Exposure to certain airborne fungal spores in early childhood may increase the risk of developing non-fungal allergies, according to researchers at the University of Cincinnati, Ohio. Conversely, some fungal types seem to protect against the development of allergies.
“It turns out that the health effects of airborne fungal spores are more complicated than we thought,” one of the researchers, Dr. Tiina Reponen, said in a statement.
Reponen and colleagues examined the possible health consequences of such exposure in a study of 144 infants, published in the June 14th online issue of Pediatric Allergy and Immunology.
The subjects were evaluated and underwent skin prick tests for 17 allergens. They were then fitted with the Button Personal Inhalable Aerosol Sampler, (SKC), a device that samples air over 48 hours and is almost 100-percent effective in collecting particles of 1 micrometer in diameter.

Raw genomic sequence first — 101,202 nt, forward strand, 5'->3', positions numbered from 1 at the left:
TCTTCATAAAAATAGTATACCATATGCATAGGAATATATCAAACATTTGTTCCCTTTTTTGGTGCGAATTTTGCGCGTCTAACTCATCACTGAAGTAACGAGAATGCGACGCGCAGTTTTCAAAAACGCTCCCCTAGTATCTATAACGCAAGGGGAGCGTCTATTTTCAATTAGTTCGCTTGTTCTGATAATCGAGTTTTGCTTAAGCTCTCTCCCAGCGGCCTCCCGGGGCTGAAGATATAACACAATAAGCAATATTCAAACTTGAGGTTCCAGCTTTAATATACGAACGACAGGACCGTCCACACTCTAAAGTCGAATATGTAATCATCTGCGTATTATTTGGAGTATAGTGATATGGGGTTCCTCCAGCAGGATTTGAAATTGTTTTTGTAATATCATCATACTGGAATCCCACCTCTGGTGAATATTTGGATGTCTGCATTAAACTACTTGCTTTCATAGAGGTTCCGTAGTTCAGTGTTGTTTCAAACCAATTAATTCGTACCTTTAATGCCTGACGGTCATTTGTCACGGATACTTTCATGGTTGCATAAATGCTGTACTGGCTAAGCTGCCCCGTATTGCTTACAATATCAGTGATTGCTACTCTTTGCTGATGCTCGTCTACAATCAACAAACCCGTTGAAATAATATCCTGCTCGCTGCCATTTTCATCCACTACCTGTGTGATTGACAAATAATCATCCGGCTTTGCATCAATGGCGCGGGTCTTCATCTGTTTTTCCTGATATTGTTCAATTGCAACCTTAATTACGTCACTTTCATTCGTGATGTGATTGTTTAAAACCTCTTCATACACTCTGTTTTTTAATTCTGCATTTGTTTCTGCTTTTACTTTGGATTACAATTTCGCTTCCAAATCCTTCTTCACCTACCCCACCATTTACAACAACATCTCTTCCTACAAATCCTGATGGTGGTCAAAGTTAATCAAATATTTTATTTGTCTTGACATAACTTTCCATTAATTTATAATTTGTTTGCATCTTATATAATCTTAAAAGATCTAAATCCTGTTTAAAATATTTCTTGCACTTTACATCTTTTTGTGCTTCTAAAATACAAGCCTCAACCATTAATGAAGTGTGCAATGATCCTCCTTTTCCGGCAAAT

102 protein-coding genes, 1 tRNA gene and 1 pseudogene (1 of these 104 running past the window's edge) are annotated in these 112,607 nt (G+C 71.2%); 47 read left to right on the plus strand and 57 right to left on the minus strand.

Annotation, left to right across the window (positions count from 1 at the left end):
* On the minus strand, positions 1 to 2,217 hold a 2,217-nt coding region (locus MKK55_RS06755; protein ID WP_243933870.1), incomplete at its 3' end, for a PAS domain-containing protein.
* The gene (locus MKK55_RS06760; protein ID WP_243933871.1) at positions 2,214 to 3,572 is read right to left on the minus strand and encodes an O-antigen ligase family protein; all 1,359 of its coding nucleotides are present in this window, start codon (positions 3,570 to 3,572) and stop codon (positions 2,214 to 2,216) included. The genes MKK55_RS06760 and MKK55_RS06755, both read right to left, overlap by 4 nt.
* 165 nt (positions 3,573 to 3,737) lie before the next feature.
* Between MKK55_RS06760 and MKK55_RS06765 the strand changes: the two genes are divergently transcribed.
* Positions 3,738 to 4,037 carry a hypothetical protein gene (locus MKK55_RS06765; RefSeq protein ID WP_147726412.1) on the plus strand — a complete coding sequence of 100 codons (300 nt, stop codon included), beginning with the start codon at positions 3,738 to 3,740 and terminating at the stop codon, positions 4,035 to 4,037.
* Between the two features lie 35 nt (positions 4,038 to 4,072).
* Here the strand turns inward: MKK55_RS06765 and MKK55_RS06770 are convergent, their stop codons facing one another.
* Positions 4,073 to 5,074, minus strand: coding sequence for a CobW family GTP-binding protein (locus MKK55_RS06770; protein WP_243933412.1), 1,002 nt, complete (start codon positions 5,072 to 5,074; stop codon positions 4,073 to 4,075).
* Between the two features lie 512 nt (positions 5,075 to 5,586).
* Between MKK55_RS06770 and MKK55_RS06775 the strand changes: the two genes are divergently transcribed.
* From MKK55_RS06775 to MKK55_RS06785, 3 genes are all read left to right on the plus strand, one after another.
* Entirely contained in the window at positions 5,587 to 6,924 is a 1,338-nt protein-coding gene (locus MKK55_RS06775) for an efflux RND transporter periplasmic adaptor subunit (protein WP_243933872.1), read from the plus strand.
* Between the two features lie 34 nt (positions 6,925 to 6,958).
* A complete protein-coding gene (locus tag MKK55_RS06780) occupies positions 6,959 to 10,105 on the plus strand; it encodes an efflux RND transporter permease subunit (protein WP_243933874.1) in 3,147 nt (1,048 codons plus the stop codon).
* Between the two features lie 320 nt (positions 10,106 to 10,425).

Although no relationship was seen between total fungal counts and positive results on the skin prick test, there were several significant associations between types of fungi and health outcomes.
The researchers found a correlation between detection of Basidiospores and nasal infection, as well as between Penicillium and Aspergillus and testing positive for any allergen.
However, there was an inverse association between exposure to Cladosporium and having a positive skin test for any allergen.
The researchers suggest that some type of fungi increase the likelihood of developing allergies, while others may have a protective effect.
“To understand the clinical implications of these findings, Reponen told Reuters Health, “we need to continue the follow-up these children and investigate how the early exposure affects their health later in life.”
SOURCE: Pediatric Allergy and Immunology, June 14, 2006 online.
Revision date: July 6, 2011
Last revised: by Andrew G. Epstein, M.D.